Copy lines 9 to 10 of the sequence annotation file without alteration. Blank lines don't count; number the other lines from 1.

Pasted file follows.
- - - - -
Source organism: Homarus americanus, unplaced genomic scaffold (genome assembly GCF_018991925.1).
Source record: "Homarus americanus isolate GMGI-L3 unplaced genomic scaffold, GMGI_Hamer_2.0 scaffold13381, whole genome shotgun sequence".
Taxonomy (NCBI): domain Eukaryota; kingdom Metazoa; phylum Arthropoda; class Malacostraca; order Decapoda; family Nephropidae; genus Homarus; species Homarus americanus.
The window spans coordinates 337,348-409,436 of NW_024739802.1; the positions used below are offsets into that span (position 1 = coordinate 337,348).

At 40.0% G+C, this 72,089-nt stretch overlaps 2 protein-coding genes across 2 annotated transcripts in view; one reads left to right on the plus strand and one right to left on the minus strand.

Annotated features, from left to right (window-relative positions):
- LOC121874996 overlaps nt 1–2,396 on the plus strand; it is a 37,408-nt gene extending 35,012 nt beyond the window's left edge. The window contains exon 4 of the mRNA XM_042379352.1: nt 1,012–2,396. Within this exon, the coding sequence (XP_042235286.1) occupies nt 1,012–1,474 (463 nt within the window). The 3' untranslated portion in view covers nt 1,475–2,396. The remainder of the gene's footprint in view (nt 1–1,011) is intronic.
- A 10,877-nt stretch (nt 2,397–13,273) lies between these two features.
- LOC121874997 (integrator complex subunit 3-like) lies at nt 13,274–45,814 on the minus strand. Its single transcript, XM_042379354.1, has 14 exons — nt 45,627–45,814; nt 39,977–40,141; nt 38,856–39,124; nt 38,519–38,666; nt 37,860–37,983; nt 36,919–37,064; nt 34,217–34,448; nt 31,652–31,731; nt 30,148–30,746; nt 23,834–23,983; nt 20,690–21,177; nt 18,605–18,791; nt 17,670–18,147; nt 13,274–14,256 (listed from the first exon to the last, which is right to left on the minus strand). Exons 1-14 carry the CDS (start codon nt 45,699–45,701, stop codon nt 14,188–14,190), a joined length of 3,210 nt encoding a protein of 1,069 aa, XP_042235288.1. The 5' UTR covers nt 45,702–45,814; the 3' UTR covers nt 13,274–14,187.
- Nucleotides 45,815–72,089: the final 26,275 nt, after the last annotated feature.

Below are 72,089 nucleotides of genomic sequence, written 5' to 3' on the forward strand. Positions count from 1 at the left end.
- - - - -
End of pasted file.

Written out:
- LOC121874997 (integrator complex subunit 3-like) lies at nt 13,274–45,814 on the minus strand. Its single transcript, XM_042379354.1, has 14 exons — nt 45,627–45,814; nt 39,977–40,141; nt 38,856–39,124; nt 38,519–38,666; nt 37,860–37,983; nt 36,919–37,064; nt 34,217–34,448; nt 31,652–31,731; nt 30,148–30,746; nt 23,834–23,983; nt 20,690–21,177; nt 18,605–18,791; nt 17,670–18,147; nt 13,274–14,256 (listed from the first exon to the last, which is right to left on the minus strand). Exons 1-14 carry the CDS (start codon nt 45,699–45,701, stop codon nt 14,188–14,190), a joined length of 3,210 nt encoding a protein of 1,069 aa, XP_042235288.1. The 5' UTR covers nt 45,702–45,814; the 3' UTR covers nt 13,274–14,187.
- Nucleotides 45,815–72,089: the final 26,275 nt, after the last annotated feature.